JBS Holdings paid US$11mln to hackers using the digital currency after the cyberattack disrupted facilities in some of its major markets
JBS Holdings, the world’s largest meat supplier, paid an US$11mln Bitcoin ransom to hackers in order to avoid more disruption to its operations following a cyberattack earlier this month.
According to a Wall Street Journal report on Wednesday night, the Brazilian company made the payment in order to limit the impact of the attack on its customers, with its operations in Australia, Canada and the US temporarily shut down during the incident.
READ: US officials recover millions of dollars in Bitcoin from Colonial Pipeline ransom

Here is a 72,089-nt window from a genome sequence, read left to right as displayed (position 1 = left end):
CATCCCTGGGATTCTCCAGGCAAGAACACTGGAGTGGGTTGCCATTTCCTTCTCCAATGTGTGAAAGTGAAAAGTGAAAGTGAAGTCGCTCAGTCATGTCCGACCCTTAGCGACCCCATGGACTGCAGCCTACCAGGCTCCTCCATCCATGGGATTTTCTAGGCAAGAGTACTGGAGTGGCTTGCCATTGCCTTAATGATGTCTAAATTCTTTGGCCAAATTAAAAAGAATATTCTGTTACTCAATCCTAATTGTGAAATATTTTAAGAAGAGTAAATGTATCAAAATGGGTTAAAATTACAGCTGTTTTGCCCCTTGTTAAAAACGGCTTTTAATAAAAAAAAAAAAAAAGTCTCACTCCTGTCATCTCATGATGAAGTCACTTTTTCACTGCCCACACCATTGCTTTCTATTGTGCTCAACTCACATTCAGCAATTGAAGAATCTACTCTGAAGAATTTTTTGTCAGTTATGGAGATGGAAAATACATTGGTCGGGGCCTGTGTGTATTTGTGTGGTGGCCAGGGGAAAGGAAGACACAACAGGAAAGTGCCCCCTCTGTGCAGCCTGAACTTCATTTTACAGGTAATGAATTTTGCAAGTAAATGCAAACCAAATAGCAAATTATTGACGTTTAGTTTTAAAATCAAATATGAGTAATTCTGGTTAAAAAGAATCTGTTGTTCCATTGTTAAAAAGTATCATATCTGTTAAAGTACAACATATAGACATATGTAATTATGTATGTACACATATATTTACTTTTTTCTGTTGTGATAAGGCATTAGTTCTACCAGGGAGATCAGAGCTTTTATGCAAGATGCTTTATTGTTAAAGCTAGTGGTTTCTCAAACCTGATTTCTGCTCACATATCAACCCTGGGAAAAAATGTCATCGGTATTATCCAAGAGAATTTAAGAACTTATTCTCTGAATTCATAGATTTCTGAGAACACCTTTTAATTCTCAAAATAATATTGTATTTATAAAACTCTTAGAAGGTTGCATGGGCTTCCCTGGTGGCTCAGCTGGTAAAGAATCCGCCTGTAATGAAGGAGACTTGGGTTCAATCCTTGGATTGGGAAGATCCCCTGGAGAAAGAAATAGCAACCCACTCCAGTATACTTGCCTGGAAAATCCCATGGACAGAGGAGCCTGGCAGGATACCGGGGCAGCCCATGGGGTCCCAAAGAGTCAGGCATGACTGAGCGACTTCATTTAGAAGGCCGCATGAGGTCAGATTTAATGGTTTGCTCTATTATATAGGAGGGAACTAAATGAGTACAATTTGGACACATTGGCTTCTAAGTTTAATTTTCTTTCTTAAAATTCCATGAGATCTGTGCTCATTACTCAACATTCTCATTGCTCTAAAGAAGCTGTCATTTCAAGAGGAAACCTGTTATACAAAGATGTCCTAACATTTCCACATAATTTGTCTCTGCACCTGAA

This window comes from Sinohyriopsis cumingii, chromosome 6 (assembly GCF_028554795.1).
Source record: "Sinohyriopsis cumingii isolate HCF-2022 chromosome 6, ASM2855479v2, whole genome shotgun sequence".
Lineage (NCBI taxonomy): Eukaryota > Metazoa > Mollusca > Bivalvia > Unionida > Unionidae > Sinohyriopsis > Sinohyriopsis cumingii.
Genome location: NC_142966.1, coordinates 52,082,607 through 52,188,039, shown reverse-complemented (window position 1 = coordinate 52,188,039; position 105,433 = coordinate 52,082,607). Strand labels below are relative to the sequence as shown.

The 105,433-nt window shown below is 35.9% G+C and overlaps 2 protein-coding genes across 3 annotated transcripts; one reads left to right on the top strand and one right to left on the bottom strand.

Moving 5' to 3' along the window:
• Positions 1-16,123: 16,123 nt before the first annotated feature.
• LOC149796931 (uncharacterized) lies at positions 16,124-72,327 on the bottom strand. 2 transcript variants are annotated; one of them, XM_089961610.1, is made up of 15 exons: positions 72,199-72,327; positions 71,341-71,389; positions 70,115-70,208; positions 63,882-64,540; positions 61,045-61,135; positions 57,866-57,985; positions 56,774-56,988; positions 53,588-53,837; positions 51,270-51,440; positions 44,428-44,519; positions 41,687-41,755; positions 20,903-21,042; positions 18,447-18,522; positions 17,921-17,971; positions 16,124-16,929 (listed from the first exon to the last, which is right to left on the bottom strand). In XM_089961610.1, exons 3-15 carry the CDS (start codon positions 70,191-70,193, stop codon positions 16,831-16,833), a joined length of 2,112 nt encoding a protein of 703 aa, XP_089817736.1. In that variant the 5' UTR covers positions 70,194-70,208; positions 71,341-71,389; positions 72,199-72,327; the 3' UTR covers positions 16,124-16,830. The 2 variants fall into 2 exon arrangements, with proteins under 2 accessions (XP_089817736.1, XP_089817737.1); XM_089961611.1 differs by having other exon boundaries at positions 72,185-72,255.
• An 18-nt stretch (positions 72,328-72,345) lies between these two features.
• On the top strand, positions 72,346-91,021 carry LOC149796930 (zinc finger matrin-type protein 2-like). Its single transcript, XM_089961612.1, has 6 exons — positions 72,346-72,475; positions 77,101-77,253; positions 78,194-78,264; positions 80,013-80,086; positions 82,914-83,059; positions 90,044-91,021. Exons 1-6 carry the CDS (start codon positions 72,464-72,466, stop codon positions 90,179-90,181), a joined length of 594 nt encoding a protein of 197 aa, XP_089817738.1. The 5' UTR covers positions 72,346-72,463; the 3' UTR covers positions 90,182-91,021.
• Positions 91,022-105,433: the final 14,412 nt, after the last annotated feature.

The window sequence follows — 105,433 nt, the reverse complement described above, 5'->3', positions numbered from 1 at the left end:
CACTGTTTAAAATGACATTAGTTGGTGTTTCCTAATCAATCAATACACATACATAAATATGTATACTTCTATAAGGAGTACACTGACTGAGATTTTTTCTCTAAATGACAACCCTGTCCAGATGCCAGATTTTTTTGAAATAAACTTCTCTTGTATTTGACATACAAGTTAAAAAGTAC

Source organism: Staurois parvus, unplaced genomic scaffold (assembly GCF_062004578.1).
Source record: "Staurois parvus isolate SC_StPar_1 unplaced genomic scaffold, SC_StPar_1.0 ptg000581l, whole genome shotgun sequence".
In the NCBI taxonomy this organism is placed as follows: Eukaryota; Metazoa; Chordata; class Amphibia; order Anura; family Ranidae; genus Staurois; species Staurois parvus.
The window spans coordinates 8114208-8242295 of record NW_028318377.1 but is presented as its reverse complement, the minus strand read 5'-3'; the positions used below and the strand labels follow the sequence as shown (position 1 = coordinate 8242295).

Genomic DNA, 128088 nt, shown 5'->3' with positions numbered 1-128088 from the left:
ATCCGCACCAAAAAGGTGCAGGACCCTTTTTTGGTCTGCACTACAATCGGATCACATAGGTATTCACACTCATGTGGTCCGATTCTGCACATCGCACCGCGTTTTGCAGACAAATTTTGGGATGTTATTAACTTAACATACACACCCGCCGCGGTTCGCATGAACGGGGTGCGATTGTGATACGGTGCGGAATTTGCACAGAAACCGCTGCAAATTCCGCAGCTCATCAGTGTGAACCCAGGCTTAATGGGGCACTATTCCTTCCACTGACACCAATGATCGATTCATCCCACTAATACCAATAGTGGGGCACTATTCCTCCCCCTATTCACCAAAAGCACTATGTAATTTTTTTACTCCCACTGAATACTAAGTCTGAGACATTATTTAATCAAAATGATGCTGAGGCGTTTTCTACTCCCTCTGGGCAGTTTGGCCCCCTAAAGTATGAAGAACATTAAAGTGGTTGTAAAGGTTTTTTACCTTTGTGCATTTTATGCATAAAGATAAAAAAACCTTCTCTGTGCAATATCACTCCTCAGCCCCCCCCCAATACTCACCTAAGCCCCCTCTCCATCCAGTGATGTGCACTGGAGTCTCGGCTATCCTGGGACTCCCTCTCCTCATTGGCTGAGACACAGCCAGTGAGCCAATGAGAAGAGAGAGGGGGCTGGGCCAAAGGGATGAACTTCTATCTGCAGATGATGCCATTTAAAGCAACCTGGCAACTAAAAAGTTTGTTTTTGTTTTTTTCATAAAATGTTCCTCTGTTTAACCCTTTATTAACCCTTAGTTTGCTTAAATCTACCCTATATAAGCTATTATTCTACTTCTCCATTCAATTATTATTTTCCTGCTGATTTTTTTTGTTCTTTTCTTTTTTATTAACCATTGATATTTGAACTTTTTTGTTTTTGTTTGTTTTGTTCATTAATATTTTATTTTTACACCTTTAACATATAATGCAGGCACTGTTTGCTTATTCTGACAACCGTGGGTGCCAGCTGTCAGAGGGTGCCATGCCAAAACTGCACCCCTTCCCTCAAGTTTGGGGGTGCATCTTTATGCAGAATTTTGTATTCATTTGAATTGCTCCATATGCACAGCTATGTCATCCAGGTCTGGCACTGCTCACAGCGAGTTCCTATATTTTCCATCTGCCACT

The company’s five largest plants are in the US, where one-fifth of meat production was affected during the attack, while some of its main customers include supermarkets and other large end-users like the McDonald’s burger patty supply network.
The ransomware attack, which originally began early last week, bears similarities to a similar event at US fuel company Colonial Pipeline, which ended up paying a US$4.4mln ransom after a cyberattack severely hampered its operations in the Eastern US and sparked fears of fuel shortages.
READ: World’s largest meat supplier JBS hit by cyber-attack
JBS may be hoping US authorities can retrieve all or part of the ransom payment after the FBI and the Department of Justice managed to recover around 63.7 Bitcoins, worth around US$2.3mln, from the Colonial Pipeline ransom payment earlier this week.
In mid-afternoon trading on Thursday, Bitcoin was up 7.6% over the last 24 hours at US$37,670.